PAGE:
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From Jacques Nadeau <jacq...@apache.org>
Subject Re: Timestamps with different precision / Timedeltas
Date Thu, 29 Sep 2016 23:07:13 GMT
+1

On Thu, Sep 29, 2016 at 3:19 PM, Wes McKinney <wesmckinn@gmail.com> wrote:

> hello,
>
> For the current iteration of Arrow, can we agree to support int64 UNIX
> timestamps with a particular resolution (second through nanosecond),
> as these are reasonably common representations? We can look to expand
> later if it is needed.
>
> Thanks
> Wes
>
> On Mon, Aug 15, 2016 at 4:12 AM, Wes McKinney <wesmckinn@gmail.com> wrote:
> > Bumping this discussion. As part of finalizing a v1 Arrow spec (for
> > purposes of moving data between systems, at minimum) we should propose
> > timestamp metadata and physical memory representation that maximizes
> > interoperability with other systems. It seems like a fixed decimal
> > would meet this requirement as UNIX-like timestamps at some resolution
> > could pass unmodified with appropriate metadata.
> >
> > We will also need decimal types in Arrow (at least to accommodate
> > common database representations and file formats like Parquet), so
> > this seems like a reasonable potential hierarchy of types:
> >
> > Timestamp [logical type]
> > extends FixedDecimal [logical type]
> > extends FixedWidth [physical type]
> >
> > I did a bit of internet searching but did not find a canonical
> > reference or implementation of fixed decimals; that would be helpful.
> >
> > As an aside: for floating decimal numbers for numerical data we could
> > utilize an implementation like http://www.bytereef.org/mpdecimal/
> > which implements the spec described at
> > http://speleotrove.com/decimal/decarith.html
> >
> > Thanks
> > Wes
> >
> > On Thu, Jul 14, 2016 at 8:18 AM, Alex Samuel <alex@alexsamuel.net>
> wrote:
> >> Hi all,
> >>
> >> May I suggest that instead of fixed-point decimals, you consider a more
> >> general fixed-denominator rational representation, for times and other
> >> purposes? Powers of ten are convenient for humans, but powers of two
> more
> >> efficient. For some applications, the efficiency of bit operations over
> >> divmod is more useful than an exact representation of integral
> nanoseconds.
> >>
> >> std::chrono takes this approach. I'll also humbly point you at my own
> >> date/time library, https://github.com/alexhsamuel/cron (incomplete but
> >> basically working), which may provide ideas or useful code. It was
> intended
> >> for precisely this sort of application.
> >>
> >> Regards,
> >> Alex
> >>
> >>
> >> On Thu, Jul 14, 2016 at 10:27 AM Uwe Korn <uwelk@xhochy.com> wrote:
> >>
> >>> I agree with that having a Decimal type for timestamps is a nice
> >>> definition. Haying your time encoded as seconds or nanoseconds should
> be
> >>> the same as having a scale of the respective amount. But I would rather
> >>> avoid having a separate decimal physical type. Therefore I'd prefer the
> >>> parquet approach where decimal is only a logical type and backed by
> >>> either a bytearray, int32 or int64.
> >>>
> >>> Thus a more general timestamp could look like:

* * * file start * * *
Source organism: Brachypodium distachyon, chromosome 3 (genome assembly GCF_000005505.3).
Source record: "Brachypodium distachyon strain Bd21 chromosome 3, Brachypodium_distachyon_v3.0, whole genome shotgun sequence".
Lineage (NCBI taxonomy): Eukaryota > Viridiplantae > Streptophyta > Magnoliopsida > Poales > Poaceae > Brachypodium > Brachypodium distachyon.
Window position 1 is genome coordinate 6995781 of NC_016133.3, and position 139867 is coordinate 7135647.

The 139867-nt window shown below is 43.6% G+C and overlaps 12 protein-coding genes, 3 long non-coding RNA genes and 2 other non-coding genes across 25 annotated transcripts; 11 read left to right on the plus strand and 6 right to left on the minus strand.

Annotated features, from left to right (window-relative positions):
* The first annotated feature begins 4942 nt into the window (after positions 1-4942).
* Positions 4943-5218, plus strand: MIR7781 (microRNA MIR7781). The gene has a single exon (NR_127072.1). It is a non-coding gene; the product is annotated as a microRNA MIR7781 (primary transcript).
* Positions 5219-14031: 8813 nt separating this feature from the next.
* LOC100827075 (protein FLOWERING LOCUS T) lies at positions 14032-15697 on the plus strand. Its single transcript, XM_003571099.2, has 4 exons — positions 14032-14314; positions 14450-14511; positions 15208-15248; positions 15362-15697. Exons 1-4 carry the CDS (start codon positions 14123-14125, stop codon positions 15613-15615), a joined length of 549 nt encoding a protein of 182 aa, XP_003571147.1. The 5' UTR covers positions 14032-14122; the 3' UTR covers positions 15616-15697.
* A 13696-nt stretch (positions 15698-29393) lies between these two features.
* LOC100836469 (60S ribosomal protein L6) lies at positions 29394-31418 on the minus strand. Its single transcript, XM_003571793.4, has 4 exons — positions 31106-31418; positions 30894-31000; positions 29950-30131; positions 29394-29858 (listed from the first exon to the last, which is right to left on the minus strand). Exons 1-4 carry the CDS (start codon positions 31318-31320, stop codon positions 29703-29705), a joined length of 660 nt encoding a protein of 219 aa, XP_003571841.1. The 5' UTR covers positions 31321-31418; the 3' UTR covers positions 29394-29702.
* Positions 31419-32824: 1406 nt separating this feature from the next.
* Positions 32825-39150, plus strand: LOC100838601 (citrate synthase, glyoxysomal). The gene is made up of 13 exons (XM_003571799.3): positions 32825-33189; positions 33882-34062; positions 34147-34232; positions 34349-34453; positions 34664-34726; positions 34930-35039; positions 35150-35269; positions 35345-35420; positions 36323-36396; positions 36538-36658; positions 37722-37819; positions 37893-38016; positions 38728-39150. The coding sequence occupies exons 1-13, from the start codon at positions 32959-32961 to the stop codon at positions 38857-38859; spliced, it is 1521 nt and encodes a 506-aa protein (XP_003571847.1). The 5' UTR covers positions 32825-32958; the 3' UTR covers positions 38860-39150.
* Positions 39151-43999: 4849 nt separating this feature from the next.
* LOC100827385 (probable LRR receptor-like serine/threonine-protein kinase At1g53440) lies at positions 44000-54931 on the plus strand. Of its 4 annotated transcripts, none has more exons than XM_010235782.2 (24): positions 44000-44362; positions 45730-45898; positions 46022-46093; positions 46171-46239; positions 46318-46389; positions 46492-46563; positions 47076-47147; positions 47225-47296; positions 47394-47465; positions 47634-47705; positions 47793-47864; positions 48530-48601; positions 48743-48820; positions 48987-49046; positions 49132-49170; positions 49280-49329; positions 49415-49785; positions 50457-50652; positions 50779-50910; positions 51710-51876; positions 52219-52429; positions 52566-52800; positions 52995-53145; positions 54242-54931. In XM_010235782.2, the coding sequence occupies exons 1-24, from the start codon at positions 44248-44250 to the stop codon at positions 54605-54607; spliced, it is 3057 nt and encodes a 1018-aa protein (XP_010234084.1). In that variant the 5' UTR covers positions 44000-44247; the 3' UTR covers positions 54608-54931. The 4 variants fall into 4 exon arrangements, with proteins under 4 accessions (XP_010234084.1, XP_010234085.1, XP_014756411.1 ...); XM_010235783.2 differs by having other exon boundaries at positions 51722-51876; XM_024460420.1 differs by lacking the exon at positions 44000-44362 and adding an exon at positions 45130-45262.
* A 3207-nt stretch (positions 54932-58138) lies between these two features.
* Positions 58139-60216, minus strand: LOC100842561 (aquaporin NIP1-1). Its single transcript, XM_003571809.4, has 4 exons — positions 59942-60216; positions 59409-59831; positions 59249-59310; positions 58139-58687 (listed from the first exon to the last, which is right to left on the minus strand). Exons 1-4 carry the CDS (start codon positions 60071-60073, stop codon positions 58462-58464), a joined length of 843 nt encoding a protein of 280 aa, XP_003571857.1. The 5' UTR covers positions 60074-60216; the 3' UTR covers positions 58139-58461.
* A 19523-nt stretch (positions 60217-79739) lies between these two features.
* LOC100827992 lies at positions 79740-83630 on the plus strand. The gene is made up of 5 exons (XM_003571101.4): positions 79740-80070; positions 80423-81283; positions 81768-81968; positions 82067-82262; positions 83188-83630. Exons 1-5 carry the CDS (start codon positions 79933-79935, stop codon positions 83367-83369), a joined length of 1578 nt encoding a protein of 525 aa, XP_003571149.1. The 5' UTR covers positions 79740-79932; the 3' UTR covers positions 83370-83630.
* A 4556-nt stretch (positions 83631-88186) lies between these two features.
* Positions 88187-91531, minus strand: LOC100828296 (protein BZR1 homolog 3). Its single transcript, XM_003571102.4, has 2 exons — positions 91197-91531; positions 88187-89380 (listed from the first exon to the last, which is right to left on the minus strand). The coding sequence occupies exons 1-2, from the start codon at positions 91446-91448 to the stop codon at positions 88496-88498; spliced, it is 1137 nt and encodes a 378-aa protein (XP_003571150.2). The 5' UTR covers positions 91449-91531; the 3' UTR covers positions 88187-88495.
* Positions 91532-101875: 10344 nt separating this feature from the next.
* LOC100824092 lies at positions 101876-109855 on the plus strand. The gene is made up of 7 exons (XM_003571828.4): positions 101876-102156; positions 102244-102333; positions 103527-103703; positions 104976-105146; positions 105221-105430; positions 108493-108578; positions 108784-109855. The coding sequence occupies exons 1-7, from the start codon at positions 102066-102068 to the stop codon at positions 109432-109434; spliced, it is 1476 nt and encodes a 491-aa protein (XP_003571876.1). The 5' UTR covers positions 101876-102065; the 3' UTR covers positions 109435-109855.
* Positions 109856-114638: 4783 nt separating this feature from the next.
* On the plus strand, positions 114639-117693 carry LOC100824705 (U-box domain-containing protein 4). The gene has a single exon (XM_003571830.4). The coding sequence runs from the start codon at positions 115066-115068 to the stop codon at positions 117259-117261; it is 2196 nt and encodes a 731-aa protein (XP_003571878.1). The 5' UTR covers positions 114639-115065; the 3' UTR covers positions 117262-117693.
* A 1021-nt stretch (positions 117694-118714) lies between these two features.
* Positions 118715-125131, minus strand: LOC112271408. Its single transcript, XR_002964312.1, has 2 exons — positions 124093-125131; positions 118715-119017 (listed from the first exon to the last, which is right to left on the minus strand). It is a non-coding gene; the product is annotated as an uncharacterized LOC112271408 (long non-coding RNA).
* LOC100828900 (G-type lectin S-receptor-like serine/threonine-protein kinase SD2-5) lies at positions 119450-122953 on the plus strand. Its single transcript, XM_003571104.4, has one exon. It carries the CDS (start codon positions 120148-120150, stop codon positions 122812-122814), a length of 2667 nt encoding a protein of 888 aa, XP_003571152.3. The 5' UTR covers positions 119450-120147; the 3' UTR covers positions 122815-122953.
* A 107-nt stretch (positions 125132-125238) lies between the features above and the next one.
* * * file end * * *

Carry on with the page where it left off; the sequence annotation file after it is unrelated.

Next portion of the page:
> >>>
> >>> * Decimals are logical types, physical types are the same as defined in
> >>> Parquet [1]
> >>> * Base unit for timestamps is seconds, you can get milliseconds and
> >>> nanoseconds by using a different scale. .(Note that seconds and so on
> >>> are all powers of ten, thus matching the specification of decimal scale
> >>> really good).
> >>> * Timestamp is just another logical type that is referring to Decimal
> >>> (and optionally may have a timezone) and signalling that we have a Time
> >>> and not just a "simple" decimal.
> >>> * For a first iteration, I would assume no timezone or UTC but not
> >>> include a metadata field. Once we're sure the implementation works, we
> >>> can add metadata about it.
> >>>
> >>> Timedeltas could be addressed in a similar way, just without the need
> >>> for a timezone.
> >>>
> >>> For my usages, I don't have the use-case for a larger than int64
> >>> timestamp and would like to have it exactly as such in my computation,
> >>> thus my preference for the Parquet way.
> >>>
> >>> Uwe
> >>>
> >>> [1]
> >>>
> >>> https://github.com/apache/parquet-format/blob/master/
> LogicalTypes.md#decimal
> >>>
> >>> On 13.07.16 03:06, Julian Hyde wrote:
> >>> > I'm talking about a fixed decimal type, not floating decimal. (Oracle
> >>> > numbers are floating decimal. They have a few nice properties, but
> >>> > they are variable width and can get quite large. I've seen one or two
> >>> > systems that started with binary flo
> >>
> >>
> >>> * Base unit for timestamps is seconds, you can get milliseconds and
> >>
> >> nanoseconds by using a different scale. .(Note that seconds and so on
> >>
> >> are all powers of ten, thus matching the specification of decimal scale
> >>
> >> really good).
> >>
> >> * Timestamp is just another logical type that is referring to Decimal
> >>
> >> (and optionally may have a timezone) and signalling that we have a Tim
> >>
> >> ating point numbers, which are
> >>> > much worse for business computing, and then change to Java
> BigDecimal,
> >>> > which gives the right answer but are horribly inefficient.)
> >>> >
> >>> > A fixed decimal type has virtually zero computational overhead. It
> >>> > just has a piece of metadata saying something like "every value in
> >>> > this field is multiplied by 1 million" and leaves it to the client
> >>> > program to do that multiplying.
> >>> >
> >>> > My advice is to create a good fixed decimal type and lean on it
> heavily.
> >>> >
> >>> > Julian
> >>> >
> >>>
> >>>
>

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